By Crystal Burns
The Gibson County Special School District can once again boast of a clean audit thanks to the oversight of the district’s financial director and the work of administrative staff and bookkeepers at all schools.
Director of Finance and Operations Terry Cunningham said the district has had clean audits each year of his 14-year tenure and its consecutive street could go back even farther. A clean audit means auditors reported no significant findings.
Chloe Humphrey, the district’s audit manager from Cowart Reese Sargent, reviewed the individual school accounts and district account with board members Thursday night.
“I’ve had no issue with management,” she said. “All the bookkeepers and principals are above par and so easy to work with. They make our lives very easy. I’m happy to report that we made a really big push last year to work very closely with the bookkeepers and principals and kind of streamline our communication with them and be sure that we followed up and gave them recommendations on any findings or comments that we had through the audit process. Mr. Terry [Cunningham] really helped with that. We noticed a huge cleanup, if you will, of items that we had seen from year to year and didn’t get fixed. This year, the bookkeeping at each school has improved tremendously.”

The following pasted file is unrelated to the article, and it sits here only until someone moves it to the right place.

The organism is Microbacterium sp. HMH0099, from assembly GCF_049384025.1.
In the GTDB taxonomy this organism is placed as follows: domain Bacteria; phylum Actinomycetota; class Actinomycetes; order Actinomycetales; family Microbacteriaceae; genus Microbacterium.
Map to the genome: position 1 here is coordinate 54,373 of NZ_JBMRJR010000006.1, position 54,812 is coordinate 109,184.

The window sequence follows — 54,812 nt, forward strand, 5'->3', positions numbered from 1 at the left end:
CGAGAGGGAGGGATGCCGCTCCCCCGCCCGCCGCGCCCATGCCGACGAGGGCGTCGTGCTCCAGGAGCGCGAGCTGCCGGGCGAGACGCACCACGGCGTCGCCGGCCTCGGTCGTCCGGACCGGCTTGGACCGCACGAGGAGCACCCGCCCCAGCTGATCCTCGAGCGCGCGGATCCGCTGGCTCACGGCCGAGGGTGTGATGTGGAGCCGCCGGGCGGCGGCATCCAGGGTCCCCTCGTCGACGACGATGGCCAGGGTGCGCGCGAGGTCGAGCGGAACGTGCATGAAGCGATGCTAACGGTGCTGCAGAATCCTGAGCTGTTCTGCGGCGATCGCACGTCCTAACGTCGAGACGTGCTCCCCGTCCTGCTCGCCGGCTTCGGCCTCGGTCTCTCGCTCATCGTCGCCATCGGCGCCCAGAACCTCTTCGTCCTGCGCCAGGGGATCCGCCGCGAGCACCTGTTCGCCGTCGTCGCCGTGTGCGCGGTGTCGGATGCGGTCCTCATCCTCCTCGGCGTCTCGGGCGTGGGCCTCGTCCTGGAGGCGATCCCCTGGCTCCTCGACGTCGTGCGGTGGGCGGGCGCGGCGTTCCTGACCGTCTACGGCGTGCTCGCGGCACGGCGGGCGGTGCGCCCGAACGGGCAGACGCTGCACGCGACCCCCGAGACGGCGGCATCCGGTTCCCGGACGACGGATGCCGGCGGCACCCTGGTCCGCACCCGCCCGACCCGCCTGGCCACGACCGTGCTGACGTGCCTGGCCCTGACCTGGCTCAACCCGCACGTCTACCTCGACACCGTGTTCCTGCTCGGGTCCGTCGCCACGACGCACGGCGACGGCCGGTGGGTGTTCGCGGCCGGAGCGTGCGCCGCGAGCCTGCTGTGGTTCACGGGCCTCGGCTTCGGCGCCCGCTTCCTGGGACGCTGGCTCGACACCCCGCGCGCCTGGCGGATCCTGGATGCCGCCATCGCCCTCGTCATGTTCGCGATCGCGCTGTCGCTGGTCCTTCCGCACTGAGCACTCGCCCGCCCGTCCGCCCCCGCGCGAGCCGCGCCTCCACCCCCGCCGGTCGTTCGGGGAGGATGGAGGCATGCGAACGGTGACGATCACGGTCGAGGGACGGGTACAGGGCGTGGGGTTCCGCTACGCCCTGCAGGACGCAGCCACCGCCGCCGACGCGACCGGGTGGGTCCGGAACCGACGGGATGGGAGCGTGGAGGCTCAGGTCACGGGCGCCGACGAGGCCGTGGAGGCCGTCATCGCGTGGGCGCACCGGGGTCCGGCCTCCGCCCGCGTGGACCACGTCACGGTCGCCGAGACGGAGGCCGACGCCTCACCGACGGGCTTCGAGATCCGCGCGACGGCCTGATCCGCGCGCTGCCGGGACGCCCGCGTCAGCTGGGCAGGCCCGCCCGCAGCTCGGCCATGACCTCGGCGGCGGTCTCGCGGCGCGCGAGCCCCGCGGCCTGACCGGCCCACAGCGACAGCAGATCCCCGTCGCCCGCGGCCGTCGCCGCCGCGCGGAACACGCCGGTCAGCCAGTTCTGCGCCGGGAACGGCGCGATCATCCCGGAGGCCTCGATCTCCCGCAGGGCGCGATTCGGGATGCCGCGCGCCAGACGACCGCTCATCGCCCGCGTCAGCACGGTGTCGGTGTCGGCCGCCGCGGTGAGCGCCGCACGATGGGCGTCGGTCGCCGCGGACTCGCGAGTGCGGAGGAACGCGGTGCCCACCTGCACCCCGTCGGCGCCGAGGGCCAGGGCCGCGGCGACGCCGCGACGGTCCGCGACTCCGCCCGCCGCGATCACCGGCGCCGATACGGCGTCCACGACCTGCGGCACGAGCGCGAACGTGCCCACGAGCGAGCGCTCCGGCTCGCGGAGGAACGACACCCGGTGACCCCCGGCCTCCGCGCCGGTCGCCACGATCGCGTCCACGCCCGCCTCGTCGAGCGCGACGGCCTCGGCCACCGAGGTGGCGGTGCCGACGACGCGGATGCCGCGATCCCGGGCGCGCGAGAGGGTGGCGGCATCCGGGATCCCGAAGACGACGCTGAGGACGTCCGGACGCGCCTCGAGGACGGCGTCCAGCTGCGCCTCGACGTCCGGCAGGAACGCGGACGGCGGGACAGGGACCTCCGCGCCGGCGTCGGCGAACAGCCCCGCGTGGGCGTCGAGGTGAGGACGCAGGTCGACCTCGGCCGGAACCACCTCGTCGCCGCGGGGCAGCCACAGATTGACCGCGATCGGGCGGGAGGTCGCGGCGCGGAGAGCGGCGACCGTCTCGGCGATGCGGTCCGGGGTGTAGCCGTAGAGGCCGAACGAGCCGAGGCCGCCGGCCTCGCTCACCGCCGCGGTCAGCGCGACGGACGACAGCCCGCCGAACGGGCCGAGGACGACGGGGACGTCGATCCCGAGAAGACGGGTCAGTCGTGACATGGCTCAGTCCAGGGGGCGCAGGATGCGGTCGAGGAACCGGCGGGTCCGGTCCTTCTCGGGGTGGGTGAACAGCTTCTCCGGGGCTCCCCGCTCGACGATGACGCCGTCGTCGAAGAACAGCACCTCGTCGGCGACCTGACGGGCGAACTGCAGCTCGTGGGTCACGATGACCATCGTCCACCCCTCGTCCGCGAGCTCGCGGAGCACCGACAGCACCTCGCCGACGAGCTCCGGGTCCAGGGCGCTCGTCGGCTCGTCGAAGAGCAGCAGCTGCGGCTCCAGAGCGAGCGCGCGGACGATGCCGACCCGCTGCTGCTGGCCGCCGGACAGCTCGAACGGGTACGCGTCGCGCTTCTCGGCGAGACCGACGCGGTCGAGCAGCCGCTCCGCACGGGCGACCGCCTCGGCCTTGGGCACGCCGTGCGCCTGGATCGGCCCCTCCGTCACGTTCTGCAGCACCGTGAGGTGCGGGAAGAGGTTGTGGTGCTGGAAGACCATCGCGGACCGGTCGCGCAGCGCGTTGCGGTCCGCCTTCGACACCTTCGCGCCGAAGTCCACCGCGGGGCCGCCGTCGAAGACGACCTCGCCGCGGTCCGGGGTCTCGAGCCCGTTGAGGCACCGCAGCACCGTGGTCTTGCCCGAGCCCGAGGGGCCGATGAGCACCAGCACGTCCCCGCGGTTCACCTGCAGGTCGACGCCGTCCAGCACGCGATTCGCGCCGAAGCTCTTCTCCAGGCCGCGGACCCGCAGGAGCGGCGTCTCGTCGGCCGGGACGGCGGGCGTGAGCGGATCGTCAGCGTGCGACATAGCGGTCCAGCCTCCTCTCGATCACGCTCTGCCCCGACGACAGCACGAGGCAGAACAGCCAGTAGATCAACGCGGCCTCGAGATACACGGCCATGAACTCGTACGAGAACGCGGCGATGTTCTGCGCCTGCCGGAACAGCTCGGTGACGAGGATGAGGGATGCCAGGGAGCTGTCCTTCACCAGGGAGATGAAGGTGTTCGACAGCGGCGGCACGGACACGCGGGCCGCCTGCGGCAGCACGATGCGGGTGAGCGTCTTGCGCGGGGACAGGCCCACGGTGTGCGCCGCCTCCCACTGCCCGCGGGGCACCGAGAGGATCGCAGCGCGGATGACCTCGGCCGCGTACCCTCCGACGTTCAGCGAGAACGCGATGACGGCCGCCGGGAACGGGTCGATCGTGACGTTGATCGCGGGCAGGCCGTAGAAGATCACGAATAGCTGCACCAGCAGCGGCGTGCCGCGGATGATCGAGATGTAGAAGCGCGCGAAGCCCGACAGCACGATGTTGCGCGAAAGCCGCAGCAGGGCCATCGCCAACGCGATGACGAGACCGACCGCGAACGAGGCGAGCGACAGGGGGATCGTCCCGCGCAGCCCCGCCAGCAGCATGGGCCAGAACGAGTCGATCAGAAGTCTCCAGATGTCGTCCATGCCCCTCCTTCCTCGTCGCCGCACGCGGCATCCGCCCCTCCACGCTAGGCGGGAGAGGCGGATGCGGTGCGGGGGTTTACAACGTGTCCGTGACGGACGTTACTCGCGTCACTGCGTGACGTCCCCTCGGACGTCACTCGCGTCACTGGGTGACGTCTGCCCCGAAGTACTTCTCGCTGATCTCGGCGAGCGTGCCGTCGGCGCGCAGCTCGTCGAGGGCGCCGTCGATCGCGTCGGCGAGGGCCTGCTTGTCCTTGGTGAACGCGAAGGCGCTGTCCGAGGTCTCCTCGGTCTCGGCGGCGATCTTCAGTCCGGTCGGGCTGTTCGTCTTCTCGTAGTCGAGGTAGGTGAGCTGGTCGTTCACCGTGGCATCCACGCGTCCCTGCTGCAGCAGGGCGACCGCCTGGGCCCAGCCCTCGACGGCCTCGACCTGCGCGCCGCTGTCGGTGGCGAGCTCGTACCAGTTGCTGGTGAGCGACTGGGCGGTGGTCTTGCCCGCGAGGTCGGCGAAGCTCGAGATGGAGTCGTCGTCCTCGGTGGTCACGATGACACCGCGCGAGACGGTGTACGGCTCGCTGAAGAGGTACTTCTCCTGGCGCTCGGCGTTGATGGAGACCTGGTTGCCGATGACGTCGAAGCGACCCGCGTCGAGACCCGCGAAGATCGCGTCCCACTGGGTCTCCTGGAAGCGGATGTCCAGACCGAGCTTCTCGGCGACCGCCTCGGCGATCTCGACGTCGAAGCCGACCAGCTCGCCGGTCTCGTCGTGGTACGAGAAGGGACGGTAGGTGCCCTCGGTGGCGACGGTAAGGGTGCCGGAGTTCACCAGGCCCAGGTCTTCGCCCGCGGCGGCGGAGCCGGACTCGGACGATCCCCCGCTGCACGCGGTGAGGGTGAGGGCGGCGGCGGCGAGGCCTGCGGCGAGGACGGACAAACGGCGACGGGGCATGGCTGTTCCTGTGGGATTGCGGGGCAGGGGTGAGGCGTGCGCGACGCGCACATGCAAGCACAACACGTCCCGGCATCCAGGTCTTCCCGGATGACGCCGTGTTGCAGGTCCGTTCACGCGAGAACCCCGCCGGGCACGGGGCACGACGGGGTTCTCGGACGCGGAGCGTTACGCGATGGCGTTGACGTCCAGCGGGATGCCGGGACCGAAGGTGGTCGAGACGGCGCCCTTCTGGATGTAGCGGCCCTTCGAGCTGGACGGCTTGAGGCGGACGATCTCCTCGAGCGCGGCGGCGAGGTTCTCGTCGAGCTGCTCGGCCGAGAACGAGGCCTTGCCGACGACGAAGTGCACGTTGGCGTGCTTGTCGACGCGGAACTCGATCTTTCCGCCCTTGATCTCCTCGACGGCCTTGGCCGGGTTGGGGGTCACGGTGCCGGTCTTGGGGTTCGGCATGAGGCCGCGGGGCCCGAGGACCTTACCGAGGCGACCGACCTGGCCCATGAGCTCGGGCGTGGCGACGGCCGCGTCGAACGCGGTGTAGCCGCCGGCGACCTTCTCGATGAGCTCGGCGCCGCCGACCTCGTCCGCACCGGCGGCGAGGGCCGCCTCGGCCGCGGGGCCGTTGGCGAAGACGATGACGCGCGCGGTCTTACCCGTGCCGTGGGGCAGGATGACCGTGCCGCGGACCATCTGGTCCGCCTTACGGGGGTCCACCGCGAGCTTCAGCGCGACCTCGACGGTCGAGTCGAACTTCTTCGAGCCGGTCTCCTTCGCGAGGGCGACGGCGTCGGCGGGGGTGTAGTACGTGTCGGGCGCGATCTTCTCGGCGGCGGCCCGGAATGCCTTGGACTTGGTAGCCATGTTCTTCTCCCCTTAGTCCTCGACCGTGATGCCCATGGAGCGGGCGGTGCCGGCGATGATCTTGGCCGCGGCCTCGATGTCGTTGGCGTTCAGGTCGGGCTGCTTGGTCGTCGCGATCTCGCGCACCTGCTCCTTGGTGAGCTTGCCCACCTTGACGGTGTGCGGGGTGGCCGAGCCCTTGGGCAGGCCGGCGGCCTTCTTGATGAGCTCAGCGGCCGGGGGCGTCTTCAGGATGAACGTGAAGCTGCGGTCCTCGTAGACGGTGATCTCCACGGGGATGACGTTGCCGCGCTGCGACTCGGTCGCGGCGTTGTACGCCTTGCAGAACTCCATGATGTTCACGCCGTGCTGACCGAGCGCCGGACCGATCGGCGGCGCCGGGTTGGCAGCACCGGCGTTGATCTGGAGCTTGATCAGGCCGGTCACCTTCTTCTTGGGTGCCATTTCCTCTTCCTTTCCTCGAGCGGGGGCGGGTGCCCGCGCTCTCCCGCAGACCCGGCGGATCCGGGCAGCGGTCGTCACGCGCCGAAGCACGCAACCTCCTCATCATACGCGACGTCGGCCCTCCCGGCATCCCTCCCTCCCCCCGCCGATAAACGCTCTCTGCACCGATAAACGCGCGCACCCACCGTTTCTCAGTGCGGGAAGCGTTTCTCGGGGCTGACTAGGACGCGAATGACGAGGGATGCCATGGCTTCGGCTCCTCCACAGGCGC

While Humphrey had no findings to report, she did have several management recommendations to convey to the board. The recommendations resulted from instances of school personnel not following procedures outlined in the Tennessee Internal School Uniform Accounting Policy Manual.
Humphrey said some of the recommendations are “seemingly small,” but auditors try to stick to the manual. She suggested school leaders provide more training to bookkeepers and teachers who handle money from ticket sales, concessions, and clubs to ensure that all policies and procedures are followed correctly.
Another concern was a deficit in two restricted funds at Spring Hill. Humphrey stressed that the school’s cash balances were accurate. Cunningham has assigned someone from the district office to provide more support and training to the bookkeeper.
“I think that will be something that remedies itself next year,” she said.
In the district account, auditors noted one deficiency based on the district’s internal controls. During cafeteria procedures at Yorkville, auditors noted multiple instances where cafeteria reciepts were not being deposited timely. The state says that deposits should be made within three business days. Humphrey said the district’s rebuttal is that there is not a bank in close proximity to the school.
“I don’t know what the solution is going to be on that,” Humphrey said.